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THE Special Task Force on Jihad Against Inflation will have discussions next week to encourage all outlets, grocery stores and shopping malls to hold cheap sales campaigns, Communications and Multimedia Minister Annuar Musa said.
As chairman of the task force, he said if all parties launched mass sales campaigns, it would help consumers manage their expenditure better.
“Sales campaigns can be held if traders are not too greedy or concerned about their self-interests as they are capable of conducting these campaigns. So it doesn’t have to wait till the end of the year,” he said after checking out the prices of food at the International Islamic University of Malaysia in Gombak today.
He said the task force was planning for sales to begin in August or September and would negotiate with many more parties to conduct sales to help consumers offset the rising prices of products.
“So this way the government can bear a little, consumers can bear a little because the hike is controlled, sellers can bear a little. This is the spirit of Keluarga Malaysia to tackle inflation. Of we can do this, overall we can control inflation,” he said.
He had earlier also checked the price of food at Universiti Malaya together with Domestic Trade and Consumer Affairs Minister Alexander Nanta Linggi.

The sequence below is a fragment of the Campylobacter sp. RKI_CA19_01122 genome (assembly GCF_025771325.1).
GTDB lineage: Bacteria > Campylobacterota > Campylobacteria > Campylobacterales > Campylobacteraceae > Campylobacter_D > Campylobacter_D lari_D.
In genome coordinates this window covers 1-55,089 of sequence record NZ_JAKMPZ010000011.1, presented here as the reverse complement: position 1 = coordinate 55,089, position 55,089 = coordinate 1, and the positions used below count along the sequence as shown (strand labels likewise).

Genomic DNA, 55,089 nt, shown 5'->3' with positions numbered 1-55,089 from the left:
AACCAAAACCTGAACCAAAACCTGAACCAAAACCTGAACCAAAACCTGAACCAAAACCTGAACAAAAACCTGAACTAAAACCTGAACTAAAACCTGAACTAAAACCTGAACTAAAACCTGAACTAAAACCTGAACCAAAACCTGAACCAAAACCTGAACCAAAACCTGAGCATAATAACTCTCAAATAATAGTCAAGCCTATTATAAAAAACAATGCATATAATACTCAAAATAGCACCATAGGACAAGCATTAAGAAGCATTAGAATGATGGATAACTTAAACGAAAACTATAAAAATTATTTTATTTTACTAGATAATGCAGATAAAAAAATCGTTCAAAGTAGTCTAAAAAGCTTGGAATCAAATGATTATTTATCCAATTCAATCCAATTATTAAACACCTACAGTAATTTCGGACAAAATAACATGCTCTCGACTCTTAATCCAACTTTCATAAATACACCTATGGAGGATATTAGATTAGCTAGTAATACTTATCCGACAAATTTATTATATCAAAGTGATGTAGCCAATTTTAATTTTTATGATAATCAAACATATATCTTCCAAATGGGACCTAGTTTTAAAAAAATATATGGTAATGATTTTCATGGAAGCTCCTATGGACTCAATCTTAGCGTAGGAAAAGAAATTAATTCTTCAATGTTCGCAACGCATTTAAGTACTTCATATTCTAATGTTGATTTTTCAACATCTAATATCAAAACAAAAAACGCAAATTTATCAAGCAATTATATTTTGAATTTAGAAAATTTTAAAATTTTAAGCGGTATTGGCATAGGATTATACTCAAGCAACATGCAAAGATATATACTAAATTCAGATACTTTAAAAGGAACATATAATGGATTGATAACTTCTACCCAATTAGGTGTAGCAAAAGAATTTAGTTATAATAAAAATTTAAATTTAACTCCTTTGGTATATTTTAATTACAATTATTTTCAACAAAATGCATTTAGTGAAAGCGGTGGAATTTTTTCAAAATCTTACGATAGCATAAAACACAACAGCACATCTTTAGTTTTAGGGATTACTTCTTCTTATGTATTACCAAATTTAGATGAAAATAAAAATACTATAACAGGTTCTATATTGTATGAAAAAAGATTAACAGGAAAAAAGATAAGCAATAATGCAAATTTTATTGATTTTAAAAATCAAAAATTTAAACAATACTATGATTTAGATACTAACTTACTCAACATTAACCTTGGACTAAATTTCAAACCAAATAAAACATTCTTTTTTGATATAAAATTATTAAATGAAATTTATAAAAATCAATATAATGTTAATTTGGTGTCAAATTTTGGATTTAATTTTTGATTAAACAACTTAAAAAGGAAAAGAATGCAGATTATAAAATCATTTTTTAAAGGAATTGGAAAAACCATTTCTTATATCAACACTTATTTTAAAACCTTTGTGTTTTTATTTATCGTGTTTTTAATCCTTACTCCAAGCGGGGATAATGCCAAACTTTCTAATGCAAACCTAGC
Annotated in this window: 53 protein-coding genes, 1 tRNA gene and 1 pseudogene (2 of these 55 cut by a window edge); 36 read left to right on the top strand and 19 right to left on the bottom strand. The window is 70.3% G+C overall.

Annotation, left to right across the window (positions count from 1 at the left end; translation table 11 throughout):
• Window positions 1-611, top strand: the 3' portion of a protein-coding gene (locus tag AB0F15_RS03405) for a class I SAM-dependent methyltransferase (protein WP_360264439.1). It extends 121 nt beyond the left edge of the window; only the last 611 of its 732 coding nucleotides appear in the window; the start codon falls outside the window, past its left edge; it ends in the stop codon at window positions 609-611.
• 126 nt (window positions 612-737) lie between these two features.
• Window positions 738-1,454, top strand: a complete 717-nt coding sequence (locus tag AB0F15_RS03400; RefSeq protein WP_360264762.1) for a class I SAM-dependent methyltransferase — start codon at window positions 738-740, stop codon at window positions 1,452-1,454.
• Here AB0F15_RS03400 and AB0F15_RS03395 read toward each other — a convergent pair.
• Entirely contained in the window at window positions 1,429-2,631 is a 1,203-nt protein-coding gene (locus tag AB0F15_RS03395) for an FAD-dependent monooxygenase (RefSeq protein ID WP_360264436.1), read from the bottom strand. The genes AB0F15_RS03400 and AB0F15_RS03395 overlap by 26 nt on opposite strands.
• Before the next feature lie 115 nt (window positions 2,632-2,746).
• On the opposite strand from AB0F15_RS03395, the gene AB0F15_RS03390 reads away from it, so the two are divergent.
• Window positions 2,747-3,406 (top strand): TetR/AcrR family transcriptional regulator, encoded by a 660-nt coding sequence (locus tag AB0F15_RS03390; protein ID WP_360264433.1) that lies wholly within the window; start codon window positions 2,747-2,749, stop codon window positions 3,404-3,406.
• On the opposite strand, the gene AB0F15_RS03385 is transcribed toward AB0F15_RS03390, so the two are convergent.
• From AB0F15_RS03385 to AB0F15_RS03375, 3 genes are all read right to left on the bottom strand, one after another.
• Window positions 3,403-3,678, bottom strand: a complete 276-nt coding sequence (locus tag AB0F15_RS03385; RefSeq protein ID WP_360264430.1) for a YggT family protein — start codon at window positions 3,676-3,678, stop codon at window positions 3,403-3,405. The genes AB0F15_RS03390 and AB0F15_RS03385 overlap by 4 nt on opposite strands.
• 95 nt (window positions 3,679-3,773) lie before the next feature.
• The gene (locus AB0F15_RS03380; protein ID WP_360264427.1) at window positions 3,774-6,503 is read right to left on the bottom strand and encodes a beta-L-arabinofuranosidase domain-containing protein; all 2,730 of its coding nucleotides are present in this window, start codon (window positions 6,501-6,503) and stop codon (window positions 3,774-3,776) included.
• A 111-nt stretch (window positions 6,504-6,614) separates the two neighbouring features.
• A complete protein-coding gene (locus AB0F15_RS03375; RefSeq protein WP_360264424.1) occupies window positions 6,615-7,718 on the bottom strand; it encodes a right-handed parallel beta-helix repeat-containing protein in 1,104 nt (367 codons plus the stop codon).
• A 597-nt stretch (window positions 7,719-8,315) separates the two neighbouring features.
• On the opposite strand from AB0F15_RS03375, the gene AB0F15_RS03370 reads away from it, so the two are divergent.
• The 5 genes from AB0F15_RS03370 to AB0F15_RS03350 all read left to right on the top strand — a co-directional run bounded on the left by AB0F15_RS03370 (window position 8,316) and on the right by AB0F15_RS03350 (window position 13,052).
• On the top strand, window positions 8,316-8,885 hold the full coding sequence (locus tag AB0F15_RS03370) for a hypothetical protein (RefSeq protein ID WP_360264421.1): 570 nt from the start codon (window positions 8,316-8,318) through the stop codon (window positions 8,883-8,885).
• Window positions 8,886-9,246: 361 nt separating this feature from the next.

Annuar said overall the task force would continue to urge producers and traders not to raise their prices indiscriminately.
In the instance of chicken prices, he said he understood why prices were rising due to costs but it should not be too high as it was a controlled item that was borne by the government.
“So it is hoped that traders can cooperate with consumers to not deliberately hike prices too high, which can cause inflation.”
“I don’t deny production costs at all levels, like vegetables, meat and fish have risen but costs that are passed on to consumers are not commensurate with the rising costs. So if we do not raise prices on purpose, we are helping to reduce the inflation rate, that’s what I mean,” he said.
On allegations that food prices at eateries at universities have risen, Annuar said he found it did occur but not at a high rate, but he was of the view that traders need to make an effort not to raise prices.
He congratulated the Higher Education Ministry for taking the initiative to launch the food bank programme that was still ongoing but a large part of food banks were distributing dry goods.
“With this food bank, the goods, we provide to cafeteria operators for instance, they can cook it and provide food at low and cheap prices, so that might be a way we can reduce students’ expenditure instead of distributing dry goods.”